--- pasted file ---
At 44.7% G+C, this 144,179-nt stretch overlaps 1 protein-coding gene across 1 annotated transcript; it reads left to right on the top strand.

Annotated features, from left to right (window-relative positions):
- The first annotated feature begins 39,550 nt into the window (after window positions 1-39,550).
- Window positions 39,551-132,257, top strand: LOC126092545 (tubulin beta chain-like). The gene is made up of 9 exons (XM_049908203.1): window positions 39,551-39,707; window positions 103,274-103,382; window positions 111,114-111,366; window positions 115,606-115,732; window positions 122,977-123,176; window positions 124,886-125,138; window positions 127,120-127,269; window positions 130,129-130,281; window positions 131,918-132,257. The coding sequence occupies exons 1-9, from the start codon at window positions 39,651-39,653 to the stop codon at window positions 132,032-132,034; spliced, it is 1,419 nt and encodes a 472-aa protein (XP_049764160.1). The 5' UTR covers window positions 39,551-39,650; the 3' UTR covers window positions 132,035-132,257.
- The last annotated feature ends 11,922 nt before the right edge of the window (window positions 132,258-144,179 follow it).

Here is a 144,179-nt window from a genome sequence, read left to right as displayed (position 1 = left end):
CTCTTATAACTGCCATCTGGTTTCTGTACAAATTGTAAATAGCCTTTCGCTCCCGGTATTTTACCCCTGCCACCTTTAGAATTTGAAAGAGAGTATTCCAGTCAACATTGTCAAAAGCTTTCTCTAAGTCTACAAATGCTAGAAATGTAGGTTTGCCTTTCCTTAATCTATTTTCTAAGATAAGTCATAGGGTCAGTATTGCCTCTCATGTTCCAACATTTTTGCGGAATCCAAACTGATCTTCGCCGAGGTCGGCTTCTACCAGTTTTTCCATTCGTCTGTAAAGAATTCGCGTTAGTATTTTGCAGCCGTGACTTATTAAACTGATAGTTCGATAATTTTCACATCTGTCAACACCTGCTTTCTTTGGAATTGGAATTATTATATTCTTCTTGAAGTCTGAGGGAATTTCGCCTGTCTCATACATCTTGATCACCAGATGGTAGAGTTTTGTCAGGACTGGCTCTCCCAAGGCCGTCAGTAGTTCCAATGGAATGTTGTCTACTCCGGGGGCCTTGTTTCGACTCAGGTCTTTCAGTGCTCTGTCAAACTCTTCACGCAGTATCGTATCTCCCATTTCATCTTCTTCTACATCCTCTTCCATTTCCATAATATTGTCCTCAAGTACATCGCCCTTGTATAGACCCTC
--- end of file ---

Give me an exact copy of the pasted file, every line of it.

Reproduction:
At 44.7% G+C, this 144,179-nt stretch overlaps 1 protein-coding gene across 1 annotated transcript; it reads left to right on the top strand.

Annotated features, from left to right (window-relative positions):
- The first annotated feature begins 39,550 nt into the window (after window positions 1-39,550).
- Window positions 39,551-132,257, top strand: LOC126092545 (tubulin beta chain-like). The gene is made up of 9 exons (XM_049908203.1): window positions 39,551-39,707; window positions 103,274-103,382; window positions 111,114-111,366; window positions 115,606-115,732; window positions 122,977-123,176; window positions 124,886-125,138; window positions 127,120-127,269; window positions 130,129-130,281; window positions 131,918-132,257. The coding sequence occupies exons 1-9, from the start codon at window positions 39,651-39,653 to the stop codon at window positions 132,032-132,034; spliced, it is 1,419 nt and encodes a 472-aa protein (XP_049764160.1). The 5' UTR covers window positions 39,551-39,650; the 3' UTR covers window positions 132,035-132,257.
- The last annotated feature ends 11,922 nt before the right edge of the window (window positions 132,258-144,179 follow it).

Here is a 144,179-nt window from a genome sequence, read left to right as displayed (position 1 = left end):
CTCTTATAACTGCCATCTGGTTTCTGTACAAATTGTAAATAGCCTTTCGCTCCCGGTATTTTACCCCTGCCACCTTTAGAATTTGAAAGAGAGTATTCCAGTCAACATTGTCAAAAGCTTTCTCTAAGTCTACAAATGCTAGAAATGTAGGTTTGCCTTTCCTTAATCTATTTTCTAAGATAAGTCATAGGGTCAGTATTGCCTCTCATGTTCCAACATTTTTGCGGAATCCAAACTGATCTTCGCCGAGGTCGGCTTCTACCAGTTTTTCCATTCGTCTGTAAAGAATTCGCGTTAGTATTTTGCAGCCGTGACTTATTAAACTGATAGTTCGATAATTTTCACATCTGTCAACACCTGCTTTCTTTGGAATTGGAATTATTATATTCTTCTTGAAGTCTGAGGGAATTTCGCCTGTCTCATACATCTTGATCACCAGATGGTAGAGTTTTGTCAGGACTGGCTCTCCCAAGGCCGTCAGTAGTTCCAATGGAATGTTGTCTACTCCGGGGGCCTTGTTTCGACTCAGGTCTTTCAGTGCTCTGTCAAACTCTTCACGCAGTATCGTATCTCCCATTTCATCTTCTTCTACATCCTCTTCCATTTCCATAATATTGTCCTCAAGTACATCGCCCTTGTATAGACCCTC